Percocet is a serious drug that you should take with the right amount of precaution. If you are being prescribed this medicine, take it only as needed and alert your doctor if you feel you are becoming dependent on it.

If you are struggling with a mental health disorder as well as an addiction to painkillers, learn more about dual diagnosis treatment to find out if it’s right for you.


most addictive drugs

The Worst of the Worst: Which of the Most Addictive Drugs Are the Worst for Your Health?

Cocaine, meth, and heroin, oh my! If you ask someone what the most addictive drugs are, they’ll probably site those three (not necessarily in that order).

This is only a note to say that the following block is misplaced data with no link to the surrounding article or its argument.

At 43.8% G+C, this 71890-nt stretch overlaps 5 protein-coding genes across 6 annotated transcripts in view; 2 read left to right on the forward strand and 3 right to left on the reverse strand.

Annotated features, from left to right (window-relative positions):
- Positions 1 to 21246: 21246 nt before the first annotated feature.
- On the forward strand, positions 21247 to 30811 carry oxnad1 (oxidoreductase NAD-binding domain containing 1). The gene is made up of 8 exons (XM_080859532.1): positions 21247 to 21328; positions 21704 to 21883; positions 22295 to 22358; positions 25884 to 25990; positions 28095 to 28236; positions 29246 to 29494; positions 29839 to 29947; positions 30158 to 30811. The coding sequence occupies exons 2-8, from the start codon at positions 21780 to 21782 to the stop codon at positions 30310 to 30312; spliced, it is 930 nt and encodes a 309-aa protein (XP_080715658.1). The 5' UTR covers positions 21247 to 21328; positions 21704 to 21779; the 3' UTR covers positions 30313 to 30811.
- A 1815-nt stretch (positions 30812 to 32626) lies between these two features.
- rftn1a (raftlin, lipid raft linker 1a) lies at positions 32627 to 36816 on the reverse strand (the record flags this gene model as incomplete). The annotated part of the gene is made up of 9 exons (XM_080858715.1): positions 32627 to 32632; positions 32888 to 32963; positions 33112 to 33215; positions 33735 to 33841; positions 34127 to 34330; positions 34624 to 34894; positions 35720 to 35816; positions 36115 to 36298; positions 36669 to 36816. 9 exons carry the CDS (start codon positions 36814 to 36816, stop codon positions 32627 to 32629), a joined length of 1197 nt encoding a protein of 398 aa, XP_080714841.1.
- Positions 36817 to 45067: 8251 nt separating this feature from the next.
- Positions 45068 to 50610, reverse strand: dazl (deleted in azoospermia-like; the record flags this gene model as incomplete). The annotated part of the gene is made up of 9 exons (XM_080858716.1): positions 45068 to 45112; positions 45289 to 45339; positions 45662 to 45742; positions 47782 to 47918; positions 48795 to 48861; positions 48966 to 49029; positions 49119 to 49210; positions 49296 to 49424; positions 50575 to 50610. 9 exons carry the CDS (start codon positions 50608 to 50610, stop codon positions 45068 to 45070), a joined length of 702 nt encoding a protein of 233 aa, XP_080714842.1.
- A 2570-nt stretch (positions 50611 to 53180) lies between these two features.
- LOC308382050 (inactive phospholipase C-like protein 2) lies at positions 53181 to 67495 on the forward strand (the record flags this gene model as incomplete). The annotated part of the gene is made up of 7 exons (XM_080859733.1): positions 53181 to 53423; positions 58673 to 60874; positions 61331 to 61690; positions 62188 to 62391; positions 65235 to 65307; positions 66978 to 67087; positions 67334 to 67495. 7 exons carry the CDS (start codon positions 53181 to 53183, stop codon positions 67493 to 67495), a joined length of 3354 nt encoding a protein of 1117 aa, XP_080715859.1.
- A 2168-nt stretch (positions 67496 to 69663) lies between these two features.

And we agree – heroin, meth, and cocaine all cause thousands of deaths a year. We have death tolls that tell us which is “worst”, but they’re all life-altering bad.

Learn what two of the most dangerous three can do to a user below.

A Quick Disclaimer

It’s almost impossible to rank which drug is the most dangerous for your health. Why? Because of the way one drug acts on someone is different than the way it acts on another person. At least in subtle ways.

Some people try drugs once and can stop cold turkey. Other people are addicted from the first hit/puff/sniff. It’s all about how your body processes things and if you have addiction in your family.

Or if you’re predisposed to addiction from other factors, like your mental health.

That said – we’re going to use data that shows the number of deaths per drug to rank the dangerous drugs below, but keep in mind there is no real order- at least on an individual basis.

The Most Addictive Drugs: Heroin